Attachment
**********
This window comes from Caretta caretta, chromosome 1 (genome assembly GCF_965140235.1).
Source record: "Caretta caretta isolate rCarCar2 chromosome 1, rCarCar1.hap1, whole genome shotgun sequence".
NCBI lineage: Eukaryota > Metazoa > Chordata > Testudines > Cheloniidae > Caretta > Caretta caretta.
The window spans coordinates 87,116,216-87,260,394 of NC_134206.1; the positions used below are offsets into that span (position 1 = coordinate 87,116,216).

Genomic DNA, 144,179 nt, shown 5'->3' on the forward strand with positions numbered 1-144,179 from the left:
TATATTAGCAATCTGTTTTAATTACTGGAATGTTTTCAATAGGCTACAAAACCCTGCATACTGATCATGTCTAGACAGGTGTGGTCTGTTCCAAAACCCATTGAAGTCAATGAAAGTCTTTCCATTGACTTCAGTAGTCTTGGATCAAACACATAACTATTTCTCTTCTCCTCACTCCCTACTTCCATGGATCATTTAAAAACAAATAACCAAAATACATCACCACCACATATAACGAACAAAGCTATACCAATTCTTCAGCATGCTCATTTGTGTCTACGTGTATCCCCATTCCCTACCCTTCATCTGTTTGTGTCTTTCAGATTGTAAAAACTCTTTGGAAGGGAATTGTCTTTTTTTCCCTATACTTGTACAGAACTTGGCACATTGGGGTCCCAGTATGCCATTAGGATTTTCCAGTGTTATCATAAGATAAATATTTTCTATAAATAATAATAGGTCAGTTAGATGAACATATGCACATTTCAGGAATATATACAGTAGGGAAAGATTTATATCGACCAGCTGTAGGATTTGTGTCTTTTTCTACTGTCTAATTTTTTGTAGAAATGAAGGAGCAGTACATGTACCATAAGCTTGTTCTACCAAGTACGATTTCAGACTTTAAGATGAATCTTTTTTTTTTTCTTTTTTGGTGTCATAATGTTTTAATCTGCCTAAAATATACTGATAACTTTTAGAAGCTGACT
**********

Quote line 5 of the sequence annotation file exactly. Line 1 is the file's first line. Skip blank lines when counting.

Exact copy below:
Genomic DNA, 144,179 nt, shown 5'->3' on the forward strand with positions numbered 1-144,179 from the left: